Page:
Lawns and street corners that are normally home to candidates' signs in most communities throughout the province stand empty in this 106-year-old town.
But don't be fooled. Eleven candidates are on the campaign trail and with only six council seats up for grabs there's plenty of work to be done. It just doesn't include signs.
"There isn't a policy regarding signs that I'm aware of, but with a population of about 1,400 and 900 on the electoral list I don't think the signs are needed," explained one candidate.
Instead, the six men and five women vying for votes are going door-to-door to discuss the issues or sending out flyers to residents in the area.
Among them are incumbents Debbie Frizzell, Pam Osborne, Russel Stoddart and Tracy Werenka. Newcomers include Chad Ramsey, Chester Gourley, Richard Patterson, Susan Creelman, Sherrylynn Woodworth, Jim Acker and Jim McMorran.
Wendy Robinson, who currently sits as a deputy mayor, has already been acclaimed mayor.
The issues - property taxes, the need to attract more businesses, infrastructure, sidewalks, - echo those of most small rural towns.
"I'd like to see commercial and business park development to help relieve the residential taxpayers," said one male candidate, who also advocated more recreational facilities for all ages.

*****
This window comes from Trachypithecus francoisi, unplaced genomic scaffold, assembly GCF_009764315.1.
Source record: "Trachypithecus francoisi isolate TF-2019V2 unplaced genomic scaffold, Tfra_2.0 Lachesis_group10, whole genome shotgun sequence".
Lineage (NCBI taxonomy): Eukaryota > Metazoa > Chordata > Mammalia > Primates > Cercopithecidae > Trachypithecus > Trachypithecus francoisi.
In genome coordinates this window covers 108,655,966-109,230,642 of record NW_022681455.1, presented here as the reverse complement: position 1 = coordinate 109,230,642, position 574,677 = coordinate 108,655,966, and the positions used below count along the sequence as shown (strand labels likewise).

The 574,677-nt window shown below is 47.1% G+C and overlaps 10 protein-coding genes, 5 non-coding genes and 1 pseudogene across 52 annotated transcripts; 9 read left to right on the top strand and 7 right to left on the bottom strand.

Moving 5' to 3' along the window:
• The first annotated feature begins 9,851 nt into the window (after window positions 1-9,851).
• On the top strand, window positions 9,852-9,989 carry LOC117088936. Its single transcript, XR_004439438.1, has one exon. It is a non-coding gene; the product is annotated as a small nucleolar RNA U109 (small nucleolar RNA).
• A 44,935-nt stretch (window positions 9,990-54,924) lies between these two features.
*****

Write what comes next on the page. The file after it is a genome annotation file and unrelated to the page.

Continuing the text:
"It's all about the welfare, development and future of the town and to make sure the finances are secure," he said.
Another candidate said current infrastructure, including roads, are in need of some work.
"Paving is always a major concern here. And the town could use some lights at the corner of Main Street West and the Number 2 Highway. It's not a priority but there has been a lot of talk about it and there have been a number of accidents there."
He'd also like to see more volunteers coming forward to help keep some community events going, such as Town Days and the Rhubarb Festival, as current volunteers get older.
Flooding has also been on the list of concerns, according to another candidate.
"There are a few areas in town where there hadn't been flooding before, but it's certainly been something the residents have mentioned," she said
For resident Cindy White, one of the major issues she and her neighbours have is how abruptly the sidewalk ends at the Winding Road Elementary School.
"There's a turn right there and the cars travel by fast," she said. "There is no shoulder to walk on. I have three little kids and for the next nine years I'll be taking them to that school. We could be tentatively walking, or even biking, to and from school."
Having lived in Stewiacke for most of the past seven decades, Betty Dickie said a lot of good things have happened in the town, including the expansion of walking trails.
She would also like to know what's happening with the industrial park, but is concerned about traffic in the area.
"There's some heavy traffic near there a lot of times," she said.
Residents of Stewiacke can vote either electronically or by paper ballot.
Polls close at 7 p.m. on Oct. 20.